The battle for clicks and views has killed more millennial YouTubers than malaria and polio combined—not measles, though, that shit is back with a vengeance. I kid—maybe, I don’t know the statistics—but that’s the basic premise for the new horror film, The 16th Episode, and, as you probably imagined, things do not go well.
Facing declining ratings on their paranormal travel/adventure channel, Helen (Rebecca Ramon), Einar (real Estonian YouTuber Einar Kuusk), and Mark (Cody Heuer), a trio known to their fans for putting themselves in harm’s way, head out to explore the unknown, mysterious, and otherworldly in Casablanca. As they explore the ancient city, they get deeper and deeper and increasingly mysterious and sinister things befall the trio, especially Helen.
Director Jerome Cohen-Olivar mixes found footage style shots—the view from the cameras the three vloggers use—with more traditional third-person set ups. This allows for the immediacy of the former approach but also allows the film to overcome some of logistical and narrative pitfalls of the genre, letting the viewer pull out of that mode when necessary. This does lead to a few jarring POV jumps, and the film does largely abandon the FF conceit in the back half, but when it works, the fusion blends well and provides a nice balance between the two forms.
While The 16th Episode has a cool hook, and is fun and watchable in a low-budget, if occasionally hokey, way—budget restraints are obvious all around, but in particular when it comes to lighting. Not everything in the plot flows logically or is entirely earned—many things happen more for the sake of convenience, like sudden jumps in logic or characters flipping on a dime with no cause or motivation deeper than a tossed off line. It leads to a disjointed sensation for the viewer as they attempt to keep up with changes that come out of nowhere or decisions that conflict with the characters as established. Even conversations don’t necessarily jibe with the sense of urgency the situation rationally requires—for instance, a calm talk about picking up footage while their friend, last seen covered in blood and possibly possessed by a Jinn, is nowhere to be found.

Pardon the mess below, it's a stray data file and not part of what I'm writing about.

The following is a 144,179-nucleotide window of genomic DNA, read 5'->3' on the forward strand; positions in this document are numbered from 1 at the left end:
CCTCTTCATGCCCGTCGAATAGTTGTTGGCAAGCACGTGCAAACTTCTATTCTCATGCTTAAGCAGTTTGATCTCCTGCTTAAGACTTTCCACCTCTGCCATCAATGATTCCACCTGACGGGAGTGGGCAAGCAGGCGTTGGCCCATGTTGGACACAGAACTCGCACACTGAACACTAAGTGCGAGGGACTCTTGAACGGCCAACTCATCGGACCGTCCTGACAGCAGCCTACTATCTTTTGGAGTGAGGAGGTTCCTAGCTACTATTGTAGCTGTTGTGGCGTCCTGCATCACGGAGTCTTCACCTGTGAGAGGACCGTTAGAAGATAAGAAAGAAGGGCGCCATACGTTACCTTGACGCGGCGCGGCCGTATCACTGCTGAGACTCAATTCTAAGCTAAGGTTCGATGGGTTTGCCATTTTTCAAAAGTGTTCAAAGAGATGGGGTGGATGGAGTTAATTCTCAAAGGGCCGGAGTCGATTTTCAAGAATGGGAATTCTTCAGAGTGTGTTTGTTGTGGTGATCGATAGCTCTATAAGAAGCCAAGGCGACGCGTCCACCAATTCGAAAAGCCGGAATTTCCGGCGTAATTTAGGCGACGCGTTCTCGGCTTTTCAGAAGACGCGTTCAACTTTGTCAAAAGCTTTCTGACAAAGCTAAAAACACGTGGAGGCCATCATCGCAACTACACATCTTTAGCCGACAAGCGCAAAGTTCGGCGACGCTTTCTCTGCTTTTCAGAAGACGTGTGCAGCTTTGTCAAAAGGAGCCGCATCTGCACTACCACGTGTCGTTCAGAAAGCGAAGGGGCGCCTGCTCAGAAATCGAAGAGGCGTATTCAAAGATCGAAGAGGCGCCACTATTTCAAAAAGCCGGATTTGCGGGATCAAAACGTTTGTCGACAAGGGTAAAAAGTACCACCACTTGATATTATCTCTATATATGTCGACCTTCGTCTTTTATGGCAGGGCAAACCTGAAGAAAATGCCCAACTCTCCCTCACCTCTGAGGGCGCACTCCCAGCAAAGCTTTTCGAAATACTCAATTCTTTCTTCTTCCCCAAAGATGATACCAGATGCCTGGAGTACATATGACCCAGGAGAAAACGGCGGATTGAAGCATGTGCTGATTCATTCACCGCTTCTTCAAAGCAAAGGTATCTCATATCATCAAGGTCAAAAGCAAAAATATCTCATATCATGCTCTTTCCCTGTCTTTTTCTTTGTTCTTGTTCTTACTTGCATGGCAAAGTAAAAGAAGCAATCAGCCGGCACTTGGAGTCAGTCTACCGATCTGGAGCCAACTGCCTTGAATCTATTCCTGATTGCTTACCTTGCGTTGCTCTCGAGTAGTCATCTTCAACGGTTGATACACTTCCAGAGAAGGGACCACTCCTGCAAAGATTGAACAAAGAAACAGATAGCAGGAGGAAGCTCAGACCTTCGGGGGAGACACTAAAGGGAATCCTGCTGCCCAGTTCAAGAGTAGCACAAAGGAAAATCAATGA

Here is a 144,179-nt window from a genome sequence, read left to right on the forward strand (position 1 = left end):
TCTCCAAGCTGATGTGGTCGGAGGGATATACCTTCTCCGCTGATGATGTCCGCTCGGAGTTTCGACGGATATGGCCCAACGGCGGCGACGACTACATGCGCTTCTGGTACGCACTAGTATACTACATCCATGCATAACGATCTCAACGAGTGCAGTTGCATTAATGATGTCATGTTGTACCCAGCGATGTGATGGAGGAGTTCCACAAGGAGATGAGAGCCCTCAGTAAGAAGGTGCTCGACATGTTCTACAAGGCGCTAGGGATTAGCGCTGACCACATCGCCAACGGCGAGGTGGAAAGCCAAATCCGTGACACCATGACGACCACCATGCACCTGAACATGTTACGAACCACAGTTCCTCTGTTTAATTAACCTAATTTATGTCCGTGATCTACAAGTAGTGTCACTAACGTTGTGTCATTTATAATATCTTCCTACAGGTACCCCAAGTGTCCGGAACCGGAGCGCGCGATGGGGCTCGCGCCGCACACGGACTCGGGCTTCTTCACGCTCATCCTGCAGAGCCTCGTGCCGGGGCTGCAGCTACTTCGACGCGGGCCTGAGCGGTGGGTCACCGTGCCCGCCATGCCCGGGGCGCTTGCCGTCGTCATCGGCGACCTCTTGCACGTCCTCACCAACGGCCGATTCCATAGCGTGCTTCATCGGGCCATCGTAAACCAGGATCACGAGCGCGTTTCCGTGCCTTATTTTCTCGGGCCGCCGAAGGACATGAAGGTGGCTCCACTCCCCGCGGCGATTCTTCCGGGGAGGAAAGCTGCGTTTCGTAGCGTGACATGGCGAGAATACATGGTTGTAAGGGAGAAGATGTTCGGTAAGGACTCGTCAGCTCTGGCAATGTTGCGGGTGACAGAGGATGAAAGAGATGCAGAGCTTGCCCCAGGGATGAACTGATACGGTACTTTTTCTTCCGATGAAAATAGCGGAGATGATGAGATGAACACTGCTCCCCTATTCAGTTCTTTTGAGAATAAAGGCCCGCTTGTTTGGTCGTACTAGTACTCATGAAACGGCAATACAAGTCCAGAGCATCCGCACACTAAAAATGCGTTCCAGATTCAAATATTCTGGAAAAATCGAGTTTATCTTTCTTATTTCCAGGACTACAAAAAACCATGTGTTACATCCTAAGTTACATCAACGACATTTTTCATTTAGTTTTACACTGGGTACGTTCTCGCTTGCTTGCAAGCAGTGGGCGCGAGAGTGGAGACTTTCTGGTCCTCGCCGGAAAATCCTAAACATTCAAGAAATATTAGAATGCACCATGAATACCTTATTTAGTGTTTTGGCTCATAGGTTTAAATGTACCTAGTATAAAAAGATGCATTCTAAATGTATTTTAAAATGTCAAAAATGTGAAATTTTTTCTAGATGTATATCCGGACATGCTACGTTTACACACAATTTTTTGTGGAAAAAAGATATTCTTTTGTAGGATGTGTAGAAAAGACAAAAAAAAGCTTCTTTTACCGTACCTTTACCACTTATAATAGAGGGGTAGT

It also does that thing that horror movies so rarely do well, which is have the characters continually talk about how they’re in a horror movie. Even though it makes sense as they film creepy scenery and eerie, possibly haunted buildings, it’s forced and grating. Einar and Mark talk about jump scares, Mark wants to be a “real” filmmaker—which means making the ultimate found footage movie—and they even stage a DIY exorcism based solely on rituals they’ve seen performed in movies. Though that does lead to the line, “It’s a Muslim demon, it’s not going to give a shit about Christianity!” Maybe the line of the film.
Bumpy and inconsistent, hemmed in by systematic constraints and limitations, The 16th Episode isn’t going to have a broad audience. But horror devotees should find something to cling to, and even with the warts and bruises, it has a solid hook and stays consistently watchable end to end.